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Plant Dis. 2003 Aug;87(8):890-895. doi: 10.1094/PDIS.2003.87.8.890.

Toxoflavin Produced by Burkholderia glumae Causing Rice Grain Rot Is Responsible for Inducing Bacterial Wilt in Many Field Crops.

Author information

1
School of Agricultural Biotechnology, Seoul National University, Suwon 441-744, Korea.
2
Faculty of Pharmaceutical Sciences, Okayama University, Tsushima, Okayama 700-8530, Japan.

Abstract

Severe wilt symptoms similar to bacterial wilt caused by Ralstonia solanacearum were observed in tomato, hot pepper, eggplant, potato, perilla, sesame, and sunflower in 2000 and 2001 in Korea. From diseased crops at 65 different locations, we obtained 106 isolates that produced green pigment on CPG medium; 36 were isolated from discolored rice panicles. The causal pathogen was identified as Burkholderia glumae based on its biochemical characteristics, fatty acid methyl ester analysis, and 16S rRNA gene sequence. Nine representative isolates produced toxoflavin, as determined by electrospray ionization mass spectrometry using a direct inlet system and TLC analyses, and caused bacterial wilt on tomato, sesame, perilla, eggplant, and hot pepper. However, BGR12, a wild-type isolate lacking toxoflavin production and toxoflavin-deficient mutants generated by Tn5lacZ failed to cause bacterial wilt on those five field crops. Cells of B. glumae and synthetic toxoflavin caused wilt symptoms on field crops, demonstrating a lack of host specificity. Synthetic toxoflavin caused wilt symptoms on tomato, sesame, perilla, eggplant, and hot pepper at 10 μg/ml concentration 1 day after treatment. This is the first report of bacterial wilt on various crops caused by B. glumae, and our results clearly demonstrate that toxoflavin is a key factor in wilt symptom development.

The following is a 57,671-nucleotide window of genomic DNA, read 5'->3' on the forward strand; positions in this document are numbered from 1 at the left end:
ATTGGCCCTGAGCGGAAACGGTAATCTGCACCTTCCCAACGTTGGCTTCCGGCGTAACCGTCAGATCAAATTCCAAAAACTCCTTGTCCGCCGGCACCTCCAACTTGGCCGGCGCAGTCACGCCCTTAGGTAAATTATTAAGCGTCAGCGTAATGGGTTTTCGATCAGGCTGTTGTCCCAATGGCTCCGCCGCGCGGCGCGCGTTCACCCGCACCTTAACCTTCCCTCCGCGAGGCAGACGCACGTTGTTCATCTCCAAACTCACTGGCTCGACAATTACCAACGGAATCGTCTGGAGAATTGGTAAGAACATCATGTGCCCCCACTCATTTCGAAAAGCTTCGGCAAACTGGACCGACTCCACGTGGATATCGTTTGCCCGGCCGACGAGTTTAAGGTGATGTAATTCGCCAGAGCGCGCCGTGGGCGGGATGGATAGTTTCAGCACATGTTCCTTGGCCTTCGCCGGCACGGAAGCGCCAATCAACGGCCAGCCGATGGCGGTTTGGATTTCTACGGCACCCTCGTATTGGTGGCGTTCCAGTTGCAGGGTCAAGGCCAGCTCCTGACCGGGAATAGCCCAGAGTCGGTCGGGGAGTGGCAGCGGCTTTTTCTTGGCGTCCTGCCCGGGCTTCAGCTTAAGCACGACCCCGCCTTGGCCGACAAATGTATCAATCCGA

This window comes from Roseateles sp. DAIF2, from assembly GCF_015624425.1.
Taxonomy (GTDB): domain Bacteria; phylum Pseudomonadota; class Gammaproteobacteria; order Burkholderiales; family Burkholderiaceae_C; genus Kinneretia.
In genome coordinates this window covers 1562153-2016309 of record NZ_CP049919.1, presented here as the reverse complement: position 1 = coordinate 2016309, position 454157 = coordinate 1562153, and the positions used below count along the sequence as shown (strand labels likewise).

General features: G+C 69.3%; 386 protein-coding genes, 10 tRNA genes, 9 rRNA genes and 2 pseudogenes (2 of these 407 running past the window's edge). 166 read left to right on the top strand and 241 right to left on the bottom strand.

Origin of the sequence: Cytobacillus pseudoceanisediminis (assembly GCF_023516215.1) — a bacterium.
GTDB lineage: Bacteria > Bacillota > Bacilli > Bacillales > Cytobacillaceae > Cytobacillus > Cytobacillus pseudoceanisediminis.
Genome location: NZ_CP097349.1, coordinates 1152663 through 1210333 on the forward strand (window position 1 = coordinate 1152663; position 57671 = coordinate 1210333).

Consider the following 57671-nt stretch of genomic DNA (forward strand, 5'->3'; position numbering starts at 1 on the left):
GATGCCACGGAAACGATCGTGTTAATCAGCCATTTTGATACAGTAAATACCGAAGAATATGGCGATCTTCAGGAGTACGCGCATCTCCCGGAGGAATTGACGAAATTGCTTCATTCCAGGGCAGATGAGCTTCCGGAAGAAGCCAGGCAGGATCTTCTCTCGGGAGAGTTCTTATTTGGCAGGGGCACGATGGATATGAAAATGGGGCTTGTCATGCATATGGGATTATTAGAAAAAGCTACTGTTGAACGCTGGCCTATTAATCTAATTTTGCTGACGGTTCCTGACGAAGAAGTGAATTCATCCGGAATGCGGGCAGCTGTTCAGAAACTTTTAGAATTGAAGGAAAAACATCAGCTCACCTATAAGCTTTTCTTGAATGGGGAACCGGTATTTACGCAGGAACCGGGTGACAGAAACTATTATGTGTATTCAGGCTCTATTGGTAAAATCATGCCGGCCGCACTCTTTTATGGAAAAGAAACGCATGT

PMID:
30812790
DOI:
10.1094/PDIS.2003.87.8.890

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